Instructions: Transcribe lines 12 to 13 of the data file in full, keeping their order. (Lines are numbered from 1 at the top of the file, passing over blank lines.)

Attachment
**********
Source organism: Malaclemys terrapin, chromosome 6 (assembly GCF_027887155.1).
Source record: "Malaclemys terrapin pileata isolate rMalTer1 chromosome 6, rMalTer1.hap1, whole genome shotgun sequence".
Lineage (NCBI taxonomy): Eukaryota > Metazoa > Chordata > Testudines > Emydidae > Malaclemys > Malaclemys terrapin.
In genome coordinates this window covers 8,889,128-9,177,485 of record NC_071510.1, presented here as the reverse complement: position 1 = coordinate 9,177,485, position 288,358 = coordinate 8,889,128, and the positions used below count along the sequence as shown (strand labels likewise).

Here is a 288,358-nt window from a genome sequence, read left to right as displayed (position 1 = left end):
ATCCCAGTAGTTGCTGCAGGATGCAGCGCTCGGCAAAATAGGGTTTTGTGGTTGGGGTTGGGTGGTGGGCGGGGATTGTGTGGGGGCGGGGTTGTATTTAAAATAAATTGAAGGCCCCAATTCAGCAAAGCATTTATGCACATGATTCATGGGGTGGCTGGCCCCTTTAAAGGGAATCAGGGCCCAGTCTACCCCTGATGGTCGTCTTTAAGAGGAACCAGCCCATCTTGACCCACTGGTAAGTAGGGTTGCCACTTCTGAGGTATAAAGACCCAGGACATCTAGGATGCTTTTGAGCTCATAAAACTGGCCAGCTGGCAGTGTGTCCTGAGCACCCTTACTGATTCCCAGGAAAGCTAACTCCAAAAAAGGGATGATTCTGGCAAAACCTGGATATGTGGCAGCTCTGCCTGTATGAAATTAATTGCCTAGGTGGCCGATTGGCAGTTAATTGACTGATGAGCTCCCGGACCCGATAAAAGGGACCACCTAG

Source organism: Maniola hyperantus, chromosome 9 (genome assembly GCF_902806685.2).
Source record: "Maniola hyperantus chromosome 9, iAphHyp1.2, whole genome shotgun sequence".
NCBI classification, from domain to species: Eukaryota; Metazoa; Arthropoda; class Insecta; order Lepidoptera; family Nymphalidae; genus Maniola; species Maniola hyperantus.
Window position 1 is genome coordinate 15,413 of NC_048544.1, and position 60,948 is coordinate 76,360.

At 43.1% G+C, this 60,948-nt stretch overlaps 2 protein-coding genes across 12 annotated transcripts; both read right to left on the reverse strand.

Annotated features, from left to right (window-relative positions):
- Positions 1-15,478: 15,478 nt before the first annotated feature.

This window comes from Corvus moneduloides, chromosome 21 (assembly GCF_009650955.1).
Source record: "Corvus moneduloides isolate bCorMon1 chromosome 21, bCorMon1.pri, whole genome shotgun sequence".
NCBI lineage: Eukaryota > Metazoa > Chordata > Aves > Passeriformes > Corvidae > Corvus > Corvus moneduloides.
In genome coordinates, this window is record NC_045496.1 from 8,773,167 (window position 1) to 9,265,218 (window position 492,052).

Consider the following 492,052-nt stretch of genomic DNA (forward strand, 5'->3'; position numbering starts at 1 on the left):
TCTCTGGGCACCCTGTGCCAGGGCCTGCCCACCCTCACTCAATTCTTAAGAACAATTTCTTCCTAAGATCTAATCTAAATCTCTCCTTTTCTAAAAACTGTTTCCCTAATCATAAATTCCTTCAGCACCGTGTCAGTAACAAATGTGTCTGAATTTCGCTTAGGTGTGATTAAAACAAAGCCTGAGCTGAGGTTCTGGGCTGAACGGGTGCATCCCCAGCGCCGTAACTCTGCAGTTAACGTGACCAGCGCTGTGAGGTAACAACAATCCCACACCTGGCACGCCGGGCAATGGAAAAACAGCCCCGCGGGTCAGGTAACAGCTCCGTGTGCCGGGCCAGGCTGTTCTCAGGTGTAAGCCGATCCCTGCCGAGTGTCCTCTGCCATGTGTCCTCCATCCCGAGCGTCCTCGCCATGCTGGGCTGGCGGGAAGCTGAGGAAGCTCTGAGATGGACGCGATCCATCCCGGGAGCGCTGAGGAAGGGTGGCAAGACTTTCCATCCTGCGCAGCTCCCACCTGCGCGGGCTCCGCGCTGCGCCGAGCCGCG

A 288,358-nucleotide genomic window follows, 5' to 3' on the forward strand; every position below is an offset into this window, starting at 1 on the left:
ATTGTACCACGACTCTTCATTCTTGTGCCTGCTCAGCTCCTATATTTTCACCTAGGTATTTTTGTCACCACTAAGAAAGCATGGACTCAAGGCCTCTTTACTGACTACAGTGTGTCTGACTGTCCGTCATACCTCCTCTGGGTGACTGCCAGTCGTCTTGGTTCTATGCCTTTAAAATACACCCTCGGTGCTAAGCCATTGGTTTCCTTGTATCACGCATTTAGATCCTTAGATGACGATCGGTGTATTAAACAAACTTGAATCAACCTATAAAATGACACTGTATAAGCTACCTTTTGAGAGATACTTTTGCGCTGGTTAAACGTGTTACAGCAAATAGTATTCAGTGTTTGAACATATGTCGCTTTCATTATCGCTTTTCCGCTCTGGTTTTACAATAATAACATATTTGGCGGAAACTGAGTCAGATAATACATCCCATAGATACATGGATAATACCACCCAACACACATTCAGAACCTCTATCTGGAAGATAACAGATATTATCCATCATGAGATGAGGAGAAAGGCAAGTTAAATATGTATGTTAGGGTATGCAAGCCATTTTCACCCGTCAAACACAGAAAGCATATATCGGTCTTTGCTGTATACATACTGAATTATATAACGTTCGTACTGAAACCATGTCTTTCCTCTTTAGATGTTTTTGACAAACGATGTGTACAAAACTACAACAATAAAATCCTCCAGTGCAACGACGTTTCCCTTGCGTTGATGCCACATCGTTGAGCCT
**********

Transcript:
Annotated features, from left to right (window-relative positions):
- Positions 1-15,478: 15,478 nt before the first annotated feature.